Annual forage cropping-systems for midwestern ruminant livestock production
Annual forage cropping systems are a vital aspect of livestock forage production. One area where this production system can be enhanced is the integration of novel annual forages into conventional cropping systems. Two separate projects were conducted to investigate alternative forage options in annual forage production. In the first discussed research trial, two sets of crops were sown following soft red winter wheat (Triticum aestivum L.) grain harvest, at two nitrogen application rates 56 and 112 kg ha-1 . The first set of crops were C4 summer annuals seeded within two weeks of wheat grain harvest and included, brown mid-rib (BMR) sorghum sudangrass, pearl millet, foxtail millet, and tef. The second set of crops included C3 cool-season annuals sown in early August; these were oats, oilseed radish, and forage turnip. Crops were harvested and analyzed for yield, nitrogen, ash, and fiber content. Results from over a three-year span showed that crops did not consistently differ in any studied variable between the two nitrogen rates. Yield and forage quality characteristics allowed crops to be broken into groups based on livestock dietary requirements and production goals. The second research trial focused on characterizing the forage quality and nutrient removal capabilities of amaranth as compared to other annual forage crops in the presence or absence of manure application. Conventional crop options included BMR sorghum-sudangrass, maize. Additionally, another potential crop option of oats and chickling vetch were also sown. Results from the forage quality study show that amaranth has superior forage characteristics to conventional crop options with the highest nitrogen content of all crops, and one of the lowest fiber contents, but does not have a high enough yield to allow it to be a replacement for any conventional crop option. Maize had the greatest biomass yield of all crop treatments. In the nutrient removal study amaranth plant tissue nutrient concentrations were highest in Ca, Mg, and K than all other crop treatments. However, when nutrient removal by harvest was analyzed, individual amaranth harvests did not always remove more of certain nutrients in comparison to maize and other crop options. Results demonstrate that novel annual forage crop options can contribute to conventional systems. The crop utilized by the producer depends on production goals and animal dietary requirements.^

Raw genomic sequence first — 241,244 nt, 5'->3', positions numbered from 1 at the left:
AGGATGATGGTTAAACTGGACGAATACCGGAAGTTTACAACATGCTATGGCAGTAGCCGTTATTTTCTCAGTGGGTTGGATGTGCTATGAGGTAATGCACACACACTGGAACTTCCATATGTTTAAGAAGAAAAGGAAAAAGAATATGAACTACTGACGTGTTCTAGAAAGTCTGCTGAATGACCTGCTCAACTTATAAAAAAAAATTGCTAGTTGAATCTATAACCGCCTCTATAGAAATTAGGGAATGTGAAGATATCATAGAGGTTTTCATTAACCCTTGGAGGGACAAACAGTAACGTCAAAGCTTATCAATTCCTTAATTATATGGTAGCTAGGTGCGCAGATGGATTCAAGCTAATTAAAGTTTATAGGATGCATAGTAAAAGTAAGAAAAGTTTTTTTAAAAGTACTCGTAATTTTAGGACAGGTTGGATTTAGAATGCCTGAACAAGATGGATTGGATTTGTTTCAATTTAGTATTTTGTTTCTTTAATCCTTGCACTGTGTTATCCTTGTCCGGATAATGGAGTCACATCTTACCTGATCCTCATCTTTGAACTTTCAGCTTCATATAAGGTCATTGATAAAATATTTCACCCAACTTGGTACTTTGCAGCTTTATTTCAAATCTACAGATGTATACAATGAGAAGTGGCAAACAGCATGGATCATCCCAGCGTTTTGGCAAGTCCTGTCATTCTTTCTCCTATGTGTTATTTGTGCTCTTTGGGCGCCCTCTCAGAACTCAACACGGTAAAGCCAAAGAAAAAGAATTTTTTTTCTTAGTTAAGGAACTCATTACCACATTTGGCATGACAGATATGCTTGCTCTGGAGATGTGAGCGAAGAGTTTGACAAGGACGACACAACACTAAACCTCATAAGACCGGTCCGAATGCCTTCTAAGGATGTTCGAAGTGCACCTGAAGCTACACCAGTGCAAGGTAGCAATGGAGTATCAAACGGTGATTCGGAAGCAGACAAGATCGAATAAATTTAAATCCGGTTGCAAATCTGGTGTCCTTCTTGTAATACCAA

Keith D. Johnson, Purdue University.
Agronomy|Animal sciences|Soil sciences|Range management